The programme was undertaken with around a third of New Zealand schools, two-thirds of kura kaupapa Māori, and around a third of the teacher aides/kaiāwhina in 2002. It started with whole-school workshops of several hours, using a video developed by a collaboration between the 4 provider institutions as a spur for discussion and identification of school strengths and areas for future development. Around a quarter of the schools requested additional follow-on sessions and support from the providers. Separate workshops for teacher aides/kaiāwhina were held over 2 sessions. The programme ended with a facilitation session, attended by school SENCOs and principals, going through the print and video resources, and suggesting uses and activities to accompany that use. The providers also distributed the resources to all schools, including those that did not take part in the professional development programme, with some using the opportunity to have useful discussions about schools' processes and approaches to meeting the needs of students with special needs.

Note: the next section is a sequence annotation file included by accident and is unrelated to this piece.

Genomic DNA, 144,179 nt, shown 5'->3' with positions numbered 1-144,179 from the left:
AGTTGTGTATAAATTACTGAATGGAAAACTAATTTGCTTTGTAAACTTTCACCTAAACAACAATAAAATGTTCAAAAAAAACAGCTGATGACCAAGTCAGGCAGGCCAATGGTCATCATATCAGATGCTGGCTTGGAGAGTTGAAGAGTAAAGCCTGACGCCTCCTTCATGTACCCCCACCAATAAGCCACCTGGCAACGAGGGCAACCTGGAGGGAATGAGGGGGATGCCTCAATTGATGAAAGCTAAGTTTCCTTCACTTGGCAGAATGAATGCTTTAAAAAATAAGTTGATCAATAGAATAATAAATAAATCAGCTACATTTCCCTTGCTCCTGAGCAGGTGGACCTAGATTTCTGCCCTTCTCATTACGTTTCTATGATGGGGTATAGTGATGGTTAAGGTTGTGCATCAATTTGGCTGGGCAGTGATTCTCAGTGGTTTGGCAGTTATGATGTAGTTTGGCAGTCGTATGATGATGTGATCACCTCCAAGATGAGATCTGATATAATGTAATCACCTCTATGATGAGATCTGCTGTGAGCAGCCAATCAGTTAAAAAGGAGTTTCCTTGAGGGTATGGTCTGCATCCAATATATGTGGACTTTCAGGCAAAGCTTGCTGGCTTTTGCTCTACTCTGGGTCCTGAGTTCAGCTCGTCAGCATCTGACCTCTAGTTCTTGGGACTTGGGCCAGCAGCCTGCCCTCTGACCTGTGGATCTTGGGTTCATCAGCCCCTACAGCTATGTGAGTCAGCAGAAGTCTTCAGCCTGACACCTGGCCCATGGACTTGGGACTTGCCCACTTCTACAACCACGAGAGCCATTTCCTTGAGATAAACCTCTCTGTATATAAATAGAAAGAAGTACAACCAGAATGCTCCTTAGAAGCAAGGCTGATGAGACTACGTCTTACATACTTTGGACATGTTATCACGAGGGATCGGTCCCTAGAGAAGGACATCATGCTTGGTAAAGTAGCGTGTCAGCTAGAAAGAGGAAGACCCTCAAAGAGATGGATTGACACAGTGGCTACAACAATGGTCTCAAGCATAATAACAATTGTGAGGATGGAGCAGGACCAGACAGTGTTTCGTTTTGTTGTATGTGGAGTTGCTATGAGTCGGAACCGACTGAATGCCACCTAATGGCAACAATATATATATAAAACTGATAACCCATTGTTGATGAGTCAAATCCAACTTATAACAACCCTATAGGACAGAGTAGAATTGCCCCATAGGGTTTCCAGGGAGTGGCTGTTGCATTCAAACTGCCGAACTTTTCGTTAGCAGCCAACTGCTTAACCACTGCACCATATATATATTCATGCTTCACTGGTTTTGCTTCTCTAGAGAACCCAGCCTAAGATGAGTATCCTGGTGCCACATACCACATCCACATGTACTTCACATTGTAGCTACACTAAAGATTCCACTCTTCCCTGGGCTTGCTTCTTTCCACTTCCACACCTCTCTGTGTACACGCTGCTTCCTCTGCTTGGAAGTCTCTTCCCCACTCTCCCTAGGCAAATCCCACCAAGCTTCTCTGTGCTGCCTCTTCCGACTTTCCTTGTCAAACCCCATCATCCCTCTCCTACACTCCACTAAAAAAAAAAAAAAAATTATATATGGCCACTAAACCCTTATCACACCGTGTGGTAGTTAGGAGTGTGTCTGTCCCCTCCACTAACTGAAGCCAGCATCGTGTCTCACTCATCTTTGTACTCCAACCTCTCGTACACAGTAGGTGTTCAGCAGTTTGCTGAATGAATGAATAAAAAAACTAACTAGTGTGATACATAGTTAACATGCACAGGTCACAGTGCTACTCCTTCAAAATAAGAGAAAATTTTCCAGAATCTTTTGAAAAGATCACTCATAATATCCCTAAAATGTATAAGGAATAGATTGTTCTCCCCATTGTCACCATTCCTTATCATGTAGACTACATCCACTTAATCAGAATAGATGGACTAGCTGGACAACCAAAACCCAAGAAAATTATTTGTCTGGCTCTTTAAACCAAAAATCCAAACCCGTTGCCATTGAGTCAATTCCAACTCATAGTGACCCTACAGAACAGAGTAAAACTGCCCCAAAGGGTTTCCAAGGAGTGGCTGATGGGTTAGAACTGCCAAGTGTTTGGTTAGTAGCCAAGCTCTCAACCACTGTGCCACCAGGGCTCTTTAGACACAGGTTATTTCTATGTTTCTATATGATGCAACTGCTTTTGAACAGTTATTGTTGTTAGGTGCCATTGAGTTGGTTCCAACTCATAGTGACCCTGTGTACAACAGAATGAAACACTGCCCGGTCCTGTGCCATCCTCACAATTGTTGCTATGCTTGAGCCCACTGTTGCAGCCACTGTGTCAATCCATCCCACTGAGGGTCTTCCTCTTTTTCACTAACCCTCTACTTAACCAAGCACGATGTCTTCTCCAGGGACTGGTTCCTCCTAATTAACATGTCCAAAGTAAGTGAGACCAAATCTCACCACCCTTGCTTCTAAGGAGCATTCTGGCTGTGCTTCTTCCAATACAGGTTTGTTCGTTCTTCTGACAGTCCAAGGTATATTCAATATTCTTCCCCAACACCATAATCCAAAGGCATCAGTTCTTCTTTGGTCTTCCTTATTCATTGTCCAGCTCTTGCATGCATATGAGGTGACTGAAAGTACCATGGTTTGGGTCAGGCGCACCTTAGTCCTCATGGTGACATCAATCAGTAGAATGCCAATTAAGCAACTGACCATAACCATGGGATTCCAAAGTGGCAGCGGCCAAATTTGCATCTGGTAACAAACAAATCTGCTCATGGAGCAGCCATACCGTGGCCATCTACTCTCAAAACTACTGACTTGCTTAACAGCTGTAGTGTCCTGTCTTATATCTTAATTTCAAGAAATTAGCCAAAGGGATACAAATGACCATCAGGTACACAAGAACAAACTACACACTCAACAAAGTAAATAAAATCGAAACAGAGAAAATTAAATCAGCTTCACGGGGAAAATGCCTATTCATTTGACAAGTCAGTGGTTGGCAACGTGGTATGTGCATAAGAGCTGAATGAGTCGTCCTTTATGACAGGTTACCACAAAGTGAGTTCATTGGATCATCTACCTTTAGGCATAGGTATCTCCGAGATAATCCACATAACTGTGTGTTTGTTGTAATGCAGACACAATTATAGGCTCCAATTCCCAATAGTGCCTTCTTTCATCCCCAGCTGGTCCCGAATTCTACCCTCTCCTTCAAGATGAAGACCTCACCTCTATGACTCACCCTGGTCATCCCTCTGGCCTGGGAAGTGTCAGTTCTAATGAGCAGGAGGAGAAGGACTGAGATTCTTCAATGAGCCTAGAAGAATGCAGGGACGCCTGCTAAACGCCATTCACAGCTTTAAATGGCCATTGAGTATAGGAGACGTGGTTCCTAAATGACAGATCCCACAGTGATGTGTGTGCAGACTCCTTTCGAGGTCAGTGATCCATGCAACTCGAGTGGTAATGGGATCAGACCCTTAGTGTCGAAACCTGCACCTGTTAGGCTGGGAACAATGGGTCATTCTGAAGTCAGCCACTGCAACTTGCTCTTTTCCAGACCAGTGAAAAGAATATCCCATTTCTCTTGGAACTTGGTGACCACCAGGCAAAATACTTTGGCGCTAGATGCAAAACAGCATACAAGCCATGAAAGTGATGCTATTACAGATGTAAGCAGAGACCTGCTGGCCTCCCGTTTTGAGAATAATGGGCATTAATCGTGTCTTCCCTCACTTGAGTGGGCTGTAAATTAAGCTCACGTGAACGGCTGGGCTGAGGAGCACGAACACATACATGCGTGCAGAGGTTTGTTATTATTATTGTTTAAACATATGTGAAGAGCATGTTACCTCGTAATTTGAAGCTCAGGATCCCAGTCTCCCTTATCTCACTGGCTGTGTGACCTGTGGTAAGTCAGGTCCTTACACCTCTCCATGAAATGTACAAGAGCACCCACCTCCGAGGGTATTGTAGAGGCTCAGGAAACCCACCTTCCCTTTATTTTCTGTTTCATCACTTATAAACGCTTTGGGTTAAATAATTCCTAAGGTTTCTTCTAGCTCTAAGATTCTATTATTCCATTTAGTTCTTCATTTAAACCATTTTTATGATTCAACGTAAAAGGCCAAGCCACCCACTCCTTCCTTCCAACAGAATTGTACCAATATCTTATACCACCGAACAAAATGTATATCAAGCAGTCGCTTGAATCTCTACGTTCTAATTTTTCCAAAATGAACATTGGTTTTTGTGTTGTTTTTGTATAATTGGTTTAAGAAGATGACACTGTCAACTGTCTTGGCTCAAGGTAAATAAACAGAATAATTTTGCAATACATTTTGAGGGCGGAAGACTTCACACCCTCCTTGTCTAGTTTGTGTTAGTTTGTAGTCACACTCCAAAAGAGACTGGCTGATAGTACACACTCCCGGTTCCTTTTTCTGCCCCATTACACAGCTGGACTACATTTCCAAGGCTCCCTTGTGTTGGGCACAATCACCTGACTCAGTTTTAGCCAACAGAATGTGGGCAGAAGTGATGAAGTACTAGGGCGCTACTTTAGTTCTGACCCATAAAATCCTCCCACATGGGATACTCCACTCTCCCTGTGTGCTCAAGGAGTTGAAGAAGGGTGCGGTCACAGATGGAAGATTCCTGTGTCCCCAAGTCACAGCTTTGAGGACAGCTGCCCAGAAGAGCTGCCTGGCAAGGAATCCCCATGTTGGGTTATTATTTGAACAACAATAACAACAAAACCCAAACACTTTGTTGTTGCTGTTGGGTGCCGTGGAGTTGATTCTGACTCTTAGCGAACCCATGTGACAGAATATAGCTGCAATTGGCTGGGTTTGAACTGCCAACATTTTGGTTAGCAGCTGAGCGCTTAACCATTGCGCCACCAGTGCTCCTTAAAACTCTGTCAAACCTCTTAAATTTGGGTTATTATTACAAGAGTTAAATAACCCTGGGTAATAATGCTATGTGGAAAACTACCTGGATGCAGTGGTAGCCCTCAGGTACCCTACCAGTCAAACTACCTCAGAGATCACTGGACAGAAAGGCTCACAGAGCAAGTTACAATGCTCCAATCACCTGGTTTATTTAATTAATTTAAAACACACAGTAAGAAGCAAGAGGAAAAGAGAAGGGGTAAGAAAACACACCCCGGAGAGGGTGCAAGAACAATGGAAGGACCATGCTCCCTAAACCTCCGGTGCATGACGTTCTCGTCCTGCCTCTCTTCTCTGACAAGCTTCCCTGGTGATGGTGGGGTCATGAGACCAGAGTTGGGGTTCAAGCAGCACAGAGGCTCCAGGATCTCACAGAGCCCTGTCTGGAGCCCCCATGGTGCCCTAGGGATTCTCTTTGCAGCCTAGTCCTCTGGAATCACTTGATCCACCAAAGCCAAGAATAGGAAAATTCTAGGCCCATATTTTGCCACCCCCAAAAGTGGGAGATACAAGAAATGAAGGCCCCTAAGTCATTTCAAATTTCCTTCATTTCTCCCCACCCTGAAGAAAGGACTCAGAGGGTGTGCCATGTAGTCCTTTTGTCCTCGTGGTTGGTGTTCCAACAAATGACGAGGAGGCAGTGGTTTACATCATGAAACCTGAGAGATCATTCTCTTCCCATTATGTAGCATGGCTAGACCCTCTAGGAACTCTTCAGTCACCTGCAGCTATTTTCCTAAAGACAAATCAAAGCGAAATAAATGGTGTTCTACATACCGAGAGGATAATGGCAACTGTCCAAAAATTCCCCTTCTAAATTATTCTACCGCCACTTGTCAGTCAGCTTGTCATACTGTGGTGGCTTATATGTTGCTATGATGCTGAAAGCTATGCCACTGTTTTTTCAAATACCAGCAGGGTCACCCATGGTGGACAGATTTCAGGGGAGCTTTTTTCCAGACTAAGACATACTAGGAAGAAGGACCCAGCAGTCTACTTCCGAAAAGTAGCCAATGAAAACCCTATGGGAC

In 2002, the NZCER evaluation focused on the impact of the programme for people in the schools which participated, using "before and after" surveys of schools and teacher aides/kaiāwhina, case studies of 12 English-medium schools, and discussions with staff at 4 kura kaupapa Māori, and with the Māori facilitators who worked on the programme.
The overall focus of the NZCER evaluation was to assess how well this professional development programme met its aims to:
- increase the knowledge and skills of teacher aides/kaiāwhina so that they can optimise the support and assistance they provide to teachers in their work with students who have special learning needs; and
- increase school knowledge and strategies for supporting teacher aides/kaiāwhina as team members responsible for assisting teachers in the planning, delivery, and evaluation of the learning of students with special needs.